Maintaining functional movement after a stroke
Having a finishing line to cross for stroke rehabilitation would be ideal, but the reality is only 10% of people recover fully from a stroke.
For the majority, rehabilitation will be considered complete when they have regained as many of their abilities as possible. For some, this will take weeks; for others, it will take months, some even years.
What is functional movement training?
Functional movement is the movement required to perform everyday tasks, from putting your shoes on to reaching the cupboard’s top shelf. From getting out of an armchair to climbing the stairs to getting in and out of a wheelchair.
It’s what we need to be able to do to maintain our mobility and independence for as long as we can.
For someone who’s had a stroke, the functional movement might be different to what it was before. Adaptions may have been needed to achieve some tasks.
Why is a post-rehabilitation maintenance programme important?
Most people will have imbalances and weaknesses that persist after their stroke, making a functional movement maintenance programme post-rehabilitation so important.
Imbalances in strength, tight muscles and lack of exercise are likely to lead to a person altering their movements to compensate for this. The poor biomechanics often result in pain in the muscles and joints that must pick up the extra load. The pain makes them reluctant or unable to move, which in turn worsens the original problem: the less they move, the weaker weak muscles become, the tighter tight muscles become and the greater the imbalance between the sides becomes.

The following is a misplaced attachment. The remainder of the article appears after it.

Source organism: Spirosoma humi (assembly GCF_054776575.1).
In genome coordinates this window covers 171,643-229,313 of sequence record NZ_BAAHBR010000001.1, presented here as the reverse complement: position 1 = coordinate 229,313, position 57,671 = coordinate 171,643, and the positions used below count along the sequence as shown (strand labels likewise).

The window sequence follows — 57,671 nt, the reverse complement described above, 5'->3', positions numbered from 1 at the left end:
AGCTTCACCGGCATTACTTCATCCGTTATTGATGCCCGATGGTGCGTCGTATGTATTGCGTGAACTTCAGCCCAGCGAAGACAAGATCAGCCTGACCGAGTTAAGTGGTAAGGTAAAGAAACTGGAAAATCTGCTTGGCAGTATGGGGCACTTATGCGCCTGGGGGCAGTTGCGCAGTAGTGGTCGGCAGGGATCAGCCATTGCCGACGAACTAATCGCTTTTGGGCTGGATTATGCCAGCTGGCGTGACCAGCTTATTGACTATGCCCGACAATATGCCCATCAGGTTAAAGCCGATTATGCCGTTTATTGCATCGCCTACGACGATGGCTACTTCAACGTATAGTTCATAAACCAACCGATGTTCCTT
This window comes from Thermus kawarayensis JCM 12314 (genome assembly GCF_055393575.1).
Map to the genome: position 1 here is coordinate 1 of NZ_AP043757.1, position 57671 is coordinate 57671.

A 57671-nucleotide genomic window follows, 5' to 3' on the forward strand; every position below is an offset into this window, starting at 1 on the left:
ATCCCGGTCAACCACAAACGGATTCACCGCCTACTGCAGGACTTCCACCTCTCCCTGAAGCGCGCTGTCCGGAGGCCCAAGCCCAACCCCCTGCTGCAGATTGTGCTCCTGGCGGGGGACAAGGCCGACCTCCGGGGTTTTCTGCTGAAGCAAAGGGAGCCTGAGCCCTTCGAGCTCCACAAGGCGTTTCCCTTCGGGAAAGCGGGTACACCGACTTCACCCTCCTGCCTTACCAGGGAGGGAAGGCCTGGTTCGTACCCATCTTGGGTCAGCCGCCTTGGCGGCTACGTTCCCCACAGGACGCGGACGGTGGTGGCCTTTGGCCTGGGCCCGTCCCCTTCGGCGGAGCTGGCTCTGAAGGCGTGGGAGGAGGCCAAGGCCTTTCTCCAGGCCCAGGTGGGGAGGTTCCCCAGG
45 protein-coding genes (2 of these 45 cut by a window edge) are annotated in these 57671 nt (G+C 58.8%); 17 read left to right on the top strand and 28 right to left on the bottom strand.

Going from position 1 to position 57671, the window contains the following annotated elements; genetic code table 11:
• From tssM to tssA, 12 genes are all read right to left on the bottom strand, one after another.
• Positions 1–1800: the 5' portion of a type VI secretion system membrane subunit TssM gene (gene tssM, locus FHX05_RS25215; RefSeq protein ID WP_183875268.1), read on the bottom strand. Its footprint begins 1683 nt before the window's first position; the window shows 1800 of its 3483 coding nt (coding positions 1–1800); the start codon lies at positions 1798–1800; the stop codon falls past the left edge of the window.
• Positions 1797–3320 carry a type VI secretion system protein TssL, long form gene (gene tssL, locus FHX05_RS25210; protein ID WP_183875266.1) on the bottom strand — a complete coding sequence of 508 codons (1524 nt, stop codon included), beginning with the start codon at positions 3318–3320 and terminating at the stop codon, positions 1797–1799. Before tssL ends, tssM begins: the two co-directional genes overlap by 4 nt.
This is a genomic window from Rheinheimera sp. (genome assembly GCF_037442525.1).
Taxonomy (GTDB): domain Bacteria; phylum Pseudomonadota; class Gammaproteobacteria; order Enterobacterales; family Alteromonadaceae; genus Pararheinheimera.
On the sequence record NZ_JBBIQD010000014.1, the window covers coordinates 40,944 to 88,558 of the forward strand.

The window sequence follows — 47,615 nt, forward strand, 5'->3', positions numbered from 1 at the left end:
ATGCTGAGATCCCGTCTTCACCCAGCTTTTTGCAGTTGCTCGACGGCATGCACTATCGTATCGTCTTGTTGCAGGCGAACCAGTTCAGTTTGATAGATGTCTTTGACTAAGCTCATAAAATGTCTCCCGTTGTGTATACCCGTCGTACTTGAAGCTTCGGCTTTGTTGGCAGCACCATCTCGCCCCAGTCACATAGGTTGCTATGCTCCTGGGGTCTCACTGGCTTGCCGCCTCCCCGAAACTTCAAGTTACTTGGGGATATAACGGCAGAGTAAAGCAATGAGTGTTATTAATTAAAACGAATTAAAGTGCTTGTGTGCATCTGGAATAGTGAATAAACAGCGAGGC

This has a knock-on effect on balance and self-confidence. This can be especially problematic for older patients, as they become more isolated and more likely to suffer a fall.
What does post-rehabilitation maintenance involve?
Avoiding poor biomechanics consists of a strength training programme focused on functional movement – strengthening all the muscles needed to perform tasks like standing up, sitting down, or shifting weight from a bed to a wheelchair. But strength training alone isn’t enough; the programme will also include exercises to maintain flexibility of joints and muscles and improve balance.
Why use a physio when you can just do it on your own?
For some people, an at-home maintenance programme that they do on their own will be enough to maintain functional movement. But others may need help performing some of the exercises. Often a carer can help, but a physio may be better suited in some cases.
A physiotherapist can pick up on any imbalances and tightness and treat them early before they cause problems. We are also excellent motivators for those who can do the exercises independently but benefit from regular contact and encouragement.
Have any questions about post-stroke rehabilitation maintenance programmes?
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